5 Interesting Learnings from WalkMe at $200,000,000 in ARR

The IPOs sure are a-flyin’ these days in SaaS and Cloud. One of the latest was WalkMe, a tool so many leaders use to help make navigating websites easier and reduce user friction.  WalkMe CEO Dan Adika has also been part of several SaaStr Annuals, and we’re proud to see the IPO now!!

I wanted to do a deeper dive on WalkMe not just because it has IPO’d and hit $200m ARR, but because more than many in this 5 Interesting Learnings series, WalkMe is like “us”.  What I mean is, it looks a lot like many leading SaaS companies.  It’s going upmarket.  Its growth is strong, but it was never crazy Clubhouse strong, just consistently strong, and it took a little while to hit the first $1m in ARR.  Today, at almost $200m ARR, it’s growing 29%+.  And it sells to the same classic customer base most of us do.

So we are all WalkMe. 🙂

5 Interesting Lessons:

#1.  1.5 years to first $1m in ARR.  Again, like a lot of us.  WalkMe became a $200m+ leader over 10 years, but it took 1.5 years to get to the first $1.5m in ARR.

 

#2.  Going upmarket is key to growth — customer count is flat.  WalkMe’s new customer growth is low at $200m ARR, relatively flat at 2,000 customers paying a bit less than $100k each on average.  This is fairly unusual to not see customer count growing at least at half the rate of ARR growth: ” As of December 31, 2019, and 2020 and the three months ended March 31, 2021, we had 1,945, 1,997 and 1,984 customers, respectively.”.  But the bigger ones are driving growth, especially as they get bigger.  They have 22 $1m+ customers, growing 58%, and overall the $100k+ customers are growing 31% and are 71% of their business, up from 63% a year prior:

#3.  Professional Services are 12% of revenue and lose money.   WalkMe takes some work to deploy successfully, and so they bring in professional services to help make it easier on their customers — as many of us do in bigger accounts.  Last year they charged $18m for their services, which cost them $20m to deliver.  So unlike Veeva or Qualtrics, they don’t make money on services.  But it helps them close customers, and overall, services remains under 15% of total revenues:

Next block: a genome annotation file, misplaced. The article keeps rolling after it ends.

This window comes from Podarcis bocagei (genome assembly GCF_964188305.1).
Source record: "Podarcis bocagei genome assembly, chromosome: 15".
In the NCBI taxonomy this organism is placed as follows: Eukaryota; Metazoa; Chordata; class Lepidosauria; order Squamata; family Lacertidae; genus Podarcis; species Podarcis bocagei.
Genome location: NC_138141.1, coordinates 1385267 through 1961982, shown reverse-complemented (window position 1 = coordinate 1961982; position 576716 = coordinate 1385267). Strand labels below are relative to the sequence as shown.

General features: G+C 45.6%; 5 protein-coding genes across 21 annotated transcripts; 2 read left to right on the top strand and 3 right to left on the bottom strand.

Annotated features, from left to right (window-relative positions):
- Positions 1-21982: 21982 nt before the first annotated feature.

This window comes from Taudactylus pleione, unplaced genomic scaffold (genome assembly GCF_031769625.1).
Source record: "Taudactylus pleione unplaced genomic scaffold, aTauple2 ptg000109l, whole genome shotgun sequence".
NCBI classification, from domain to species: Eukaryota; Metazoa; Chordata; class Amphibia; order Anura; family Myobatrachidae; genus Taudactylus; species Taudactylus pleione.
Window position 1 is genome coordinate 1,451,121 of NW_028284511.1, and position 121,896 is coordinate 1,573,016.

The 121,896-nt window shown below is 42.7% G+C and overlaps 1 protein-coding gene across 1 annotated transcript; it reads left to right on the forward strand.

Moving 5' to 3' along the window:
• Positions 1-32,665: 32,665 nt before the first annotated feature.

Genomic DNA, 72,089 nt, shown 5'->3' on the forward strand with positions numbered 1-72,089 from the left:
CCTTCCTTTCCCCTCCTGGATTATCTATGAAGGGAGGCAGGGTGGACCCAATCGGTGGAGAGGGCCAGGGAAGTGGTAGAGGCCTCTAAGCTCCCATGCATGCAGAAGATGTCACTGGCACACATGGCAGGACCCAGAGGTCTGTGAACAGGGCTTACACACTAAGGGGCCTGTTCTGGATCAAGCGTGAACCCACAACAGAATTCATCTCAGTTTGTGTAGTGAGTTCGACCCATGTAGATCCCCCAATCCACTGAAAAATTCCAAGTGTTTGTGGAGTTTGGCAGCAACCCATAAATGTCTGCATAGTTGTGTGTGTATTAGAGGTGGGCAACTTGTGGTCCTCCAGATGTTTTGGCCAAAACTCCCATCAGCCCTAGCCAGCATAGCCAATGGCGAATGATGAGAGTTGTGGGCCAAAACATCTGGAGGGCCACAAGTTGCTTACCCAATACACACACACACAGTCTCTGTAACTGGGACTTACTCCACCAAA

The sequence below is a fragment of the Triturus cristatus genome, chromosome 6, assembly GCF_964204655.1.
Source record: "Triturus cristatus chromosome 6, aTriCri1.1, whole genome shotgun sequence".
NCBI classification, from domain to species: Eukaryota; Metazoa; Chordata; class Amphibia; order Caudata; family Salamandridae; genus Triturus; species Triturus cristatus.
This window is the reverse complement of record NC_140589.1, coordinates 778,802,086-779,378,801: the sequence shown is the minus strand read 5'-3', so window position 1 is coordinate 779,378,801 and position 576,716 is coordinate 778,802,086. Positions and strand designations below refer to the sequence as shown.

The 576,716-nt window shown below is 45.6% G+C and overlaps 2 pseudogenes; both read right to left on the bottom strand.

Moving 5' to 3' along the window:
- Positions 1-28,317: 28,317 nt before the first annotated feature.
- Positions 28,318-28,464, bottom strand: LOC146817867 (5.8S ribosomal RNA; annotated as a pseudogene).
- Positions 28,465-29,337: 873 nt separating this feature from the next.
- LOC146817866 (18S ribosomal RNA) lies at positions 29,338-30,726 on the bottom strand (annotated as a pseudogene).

#4.  Staying a “Foreign Private Issuer”.  Like Monday.com, WalkMe decided not to “flip” and become a U.S. company.  It’s remained an Israeli company legally, despite most of its business being in North America.

#5.  2015 customer account size has grown 4.3x through 2021 (for 500+ employee customers).  Every SaaS company does a cohort analysis a bit differently, but I found this one data point super helpful.  WalkMe’s early-ish customers from 2015 had grown 4.3x in size over 6 years.  This isn’t UiPath crazy levels of account growth, but boy it’s a lot.  Overinvest in your customer base.

And a few bonus notes:

#6.  NRR of 112% overall, 120% for bigger customers.  This is pretty good although not top decile.  Again, it’s probably pretty similar to what a lot of us see that sell to mid-market and larger customers.

#7.  70% of revenue from U.S. customers.  Pretty consistent with what most of us see, too.  But I might have expected more revenue from Europe and EMEA given the company’s roots in Israel.

#8.  940 employees, so about $200k in revenue per employee.  This isn’t hyper-efficient, but pretty similar to the ratio in most growth-stage SaaS companies.

#9.  Pretty dilutive to founders; each owns less than 3%.  You do what it takes to win as a founder, and sometimes that leads to more dilution, sometimes less.  But Walkme’s founders did suffer a fair amount of dilution after 10+ rounds of VC funding, down to less than 3% each.  While that may sound low (and it is), 10 total rounds of funding intuitively would lead to about 50% more founder dilution than “normal”:

An incredible milestone for WalkMe!!  Kudos to the founders and whole team on building an iconic SaaS company!!

And a few other great ones in this series:

 

Published on June 16, 2021

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